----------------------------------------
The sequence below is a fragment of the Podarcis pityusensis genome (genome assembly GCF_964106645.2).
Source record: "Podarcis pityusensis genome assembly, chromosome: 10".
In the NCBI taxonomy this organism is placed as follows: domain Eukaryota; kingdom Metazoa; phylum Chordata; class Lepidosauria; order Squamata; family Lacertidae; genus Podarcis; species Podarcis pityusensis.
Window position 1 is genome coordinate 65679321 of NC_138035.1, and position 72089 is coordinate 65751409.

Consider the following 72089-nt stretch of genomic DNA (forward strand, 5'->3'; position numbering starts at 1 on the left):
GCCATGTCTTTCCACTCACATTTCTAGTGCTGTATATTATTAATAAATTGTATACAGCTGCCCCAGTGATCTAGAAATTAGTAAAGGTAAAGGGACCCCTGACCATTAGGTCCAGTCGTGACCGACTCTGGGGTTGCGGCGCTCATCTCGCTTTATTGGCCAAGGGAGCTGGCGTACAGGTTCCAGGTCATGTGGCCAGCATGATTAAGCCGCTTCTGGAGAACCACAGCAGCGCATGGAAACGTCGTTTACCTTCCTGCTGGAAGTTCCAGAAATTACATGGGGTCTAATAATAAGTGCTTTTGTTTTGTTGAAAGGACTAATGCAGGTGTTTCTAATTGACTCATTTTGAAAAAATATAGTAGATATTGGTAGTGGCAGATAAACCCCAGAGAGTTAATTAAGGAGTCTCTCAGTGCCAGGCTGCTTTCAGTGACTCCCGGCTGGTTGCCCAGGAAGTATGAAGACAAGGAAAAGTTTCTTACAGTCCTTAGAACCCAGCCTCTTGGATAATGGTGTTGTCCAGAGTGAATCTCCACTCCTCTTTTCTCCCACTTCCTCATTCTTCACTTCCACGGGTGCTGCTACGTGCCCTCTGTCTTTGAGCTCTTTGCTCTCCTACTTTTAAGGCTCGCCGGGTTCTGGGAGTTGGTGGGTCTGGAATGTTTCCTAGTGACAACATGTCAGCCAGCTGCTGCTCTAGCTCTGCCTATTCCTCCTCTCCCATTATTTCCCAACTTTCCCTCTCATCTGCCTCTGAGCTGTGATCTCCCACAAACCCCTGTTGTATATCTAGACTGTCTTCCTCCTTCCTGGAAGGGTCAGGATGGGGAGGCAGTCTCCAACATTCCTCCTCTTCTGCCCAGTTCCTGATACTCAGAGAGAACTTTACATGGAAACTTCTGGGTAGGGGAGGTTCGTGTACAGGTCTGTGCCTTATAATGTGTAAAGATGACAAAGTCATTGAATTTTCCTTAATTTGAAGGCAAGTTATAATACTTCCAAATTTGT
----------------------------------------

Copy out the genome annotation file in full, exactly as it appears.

The sequence below is a fragment of the Podarcis pityusensis genome (genome assembly GCF_964106645.2).
Source record: "Podarcis pityusensis genome assembly, chromosome: 10".
In the NCBI taxonomy this organism is placed as follows: domain Eukaryota; kingdom Metazoa; phylum Chordata; class Lepidosauria; order Squamata; family Lacertidae; genus Podarcis; species Podarcis pityusensis.
Window position 1 is genome coordinate 65679321 of NC_138035.1, and position 72089 is coordinate 65751409.

Consider the following 72089-nt stretch of genomic DNA (forward strand, 5'->3'; position numbering starts at 1 on the left):
GCCATGTCTTTCCACTCACATTTCTAGTGCTGTATATTATTAATAAATTGTATACAGCTGCCCCAGTGATCTAGAAATTAGTAAAGGTAAAGGGACCCCTGACCATTAGGTCCAGTCGTGACCGACTCTGGGGTTGCGGCGCTCATCTCGCTTTATTGGCCAAGGGAGCTGGCGTACAGGTTCCAGGTCATGTGGCCAGCATGATTAAGCCGCTTCTGGAGAACCACAGCAGCGCATGGAAACGTCGTTTACCTTCCTGCTGGAAGTTCCAGAAATTACATGGGGTCTAATAATAAGTGCTTTTGTTTTGTTGAAAGGACTAATGCAGGTGTTTCTAATTGACTCATTTTGAAAAAATATAGTAGATATTGGTAGTGGCAGATAAACCCCAGAGAGTTAATTAAGGAGTCTCTCAGTGCCAGGCTGCTTTCAGTGACTCCCGGCTGGTTGCCCAGGAAGTATGAAGACAAGGAAAAGTTTCTTACAGTCCTTAGAACCCAGCCTCTTGGATAATGGTGTTGTCCAGAGTGAATCTCCACTCCTCTTTTCTCCCACTTCCTCATTCTTCACTTCCACGGGTGCTGCTACGTGCCCTCTGTCTTTGAGCTCTTTGCTCTCCTACTTTTAAGGCTCGCCGGGTTCTGGGAGTTGGTGGGTCTGGAATGTTTCCTAGTGACAACATGTCAGCCAGCTGCTGCTCTAGCTCTGCCTATTCCTCCTCTCCCATTATTTCCCAACTTTCCCTCTCATCTGCCTCTGAGCTGTGATCTCCCACAAACCCCTGTTGTATATCTAGACTGTCTTCCTCCTTCCTGGAAGGGTCAGGATGGGGAGGCAGTCTCCAACATTCCTCCTCTTCTGCCCAGTTCCTGATACTCAGAGAGAACTTTACATGGAAACTTCTGGGTAGGGGAGGTTCGTGTACAGGTCTGTGCCTTATAATGTGTAAAGATGACAAAGTCATTGAATTTTCCTTAATTTGAAGGCAAGTTATAATACTTCCAAATTTGT